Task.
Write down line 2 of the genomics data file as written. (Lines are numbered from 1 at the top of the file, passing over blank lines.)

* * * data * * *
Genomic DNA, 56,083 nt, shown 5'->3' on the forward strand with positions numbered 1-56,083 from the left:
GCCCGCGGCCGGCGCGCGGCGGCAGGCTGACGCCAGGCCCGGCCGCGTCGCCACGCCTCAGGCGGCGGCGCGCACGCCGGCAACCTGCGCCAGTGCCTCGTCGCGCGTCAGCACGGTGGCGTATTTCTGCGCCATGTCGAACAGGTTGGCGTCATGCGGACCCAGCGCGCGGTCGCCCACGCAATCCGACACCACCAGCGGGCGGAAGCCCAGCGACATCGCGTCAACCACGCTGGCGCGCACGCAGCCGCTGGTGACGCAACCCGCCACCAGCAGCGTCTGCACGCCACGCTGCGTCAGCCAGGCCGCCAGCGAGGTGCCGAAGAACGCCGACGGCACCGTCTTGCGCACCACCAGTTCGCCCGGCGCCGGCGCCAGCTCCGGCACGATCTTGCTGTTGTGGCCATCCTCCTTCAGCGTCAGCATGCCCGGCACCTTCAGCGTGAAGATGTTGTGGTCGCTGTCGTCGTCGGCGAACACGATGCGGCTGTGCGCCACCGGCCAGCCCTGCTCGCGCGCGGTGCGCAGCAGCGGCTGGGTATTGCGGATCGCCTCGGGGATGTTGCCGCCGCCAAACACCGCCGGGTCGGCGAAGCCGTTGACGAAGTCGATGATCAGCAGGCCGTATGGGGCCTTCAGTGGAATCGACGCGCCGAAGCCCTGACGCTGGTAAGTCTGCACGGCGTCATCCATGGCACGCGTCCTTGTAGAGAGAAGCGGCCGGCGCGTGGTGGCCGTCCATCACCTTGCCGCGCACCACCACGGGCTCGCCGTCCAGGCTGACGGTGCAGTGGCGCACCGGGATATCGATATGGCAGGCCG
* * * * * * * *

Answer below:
GCCCGCGGCCGGCGCGCGGCGGCAGGCTGACGCCAGGCCCGGCCGCGTCGCCACGCCTCAGGCGGCGGCGCGCACGCCGGCAACCTGCGCCAGTGCCTCGTCGCGCGTCAGCACGGTGGCGTATTTCTGCGCCATGTCGAACAGGTTGGCGTCATGCGGACCCAGCGCGCGGTCGCCCACGCAATCCGACACCACCAGCGGGCGGAAGCCCAGCGACATCGCGTCAACCACGCTGGCGCGCACGCAGCCGCTGGTGACGCAACCCGCCACCAGCAGCGTCTGCACGCCACGCTGCGTCAGCCAGGCCGCCAGCGAGGTGCCGAAGAACGCCGACGGCACCGTCTTGCGCACCACCAGTTCGCCCGGCGCCGGCGCCAGCTCCGGCACGATCTTGCTGTTGTGGCCATCCTCCTTCAGCGTCAGCATGCCCGGCACCTTCAGCGTGAAGATGTTGTGGTCGCTGTCGTCGTCGGCGAACACGATGCGGCTGTGCGCCACCGGCCAGCCCTGCTCGCGCGCGGTGCGCAGCAGCGGCTGGGTATTGCGGATCGCCTCGGGGATGTTGCCGCCGCCAAACACCGCCGGGTCGGCGAAGCCGTTGACGAAGTCGATGATCAGCAGGCCGTATGGGGCCTTCAGTGGAATCGACGCGCCGAAGCCCTGACGCTGGTAAGTCTGCACGGCGTCATCCATGGCACGCGTCCTTGTAGAGAGAAGCGGCCGGCGCGTGGTGGCCGTCCATCACCTTGCCGCGCACCACCACGGGCTCGCCGTCCAGGCTGACGGTGCAGTGGCGCACCGGGATATCGATATGGCAGGCCG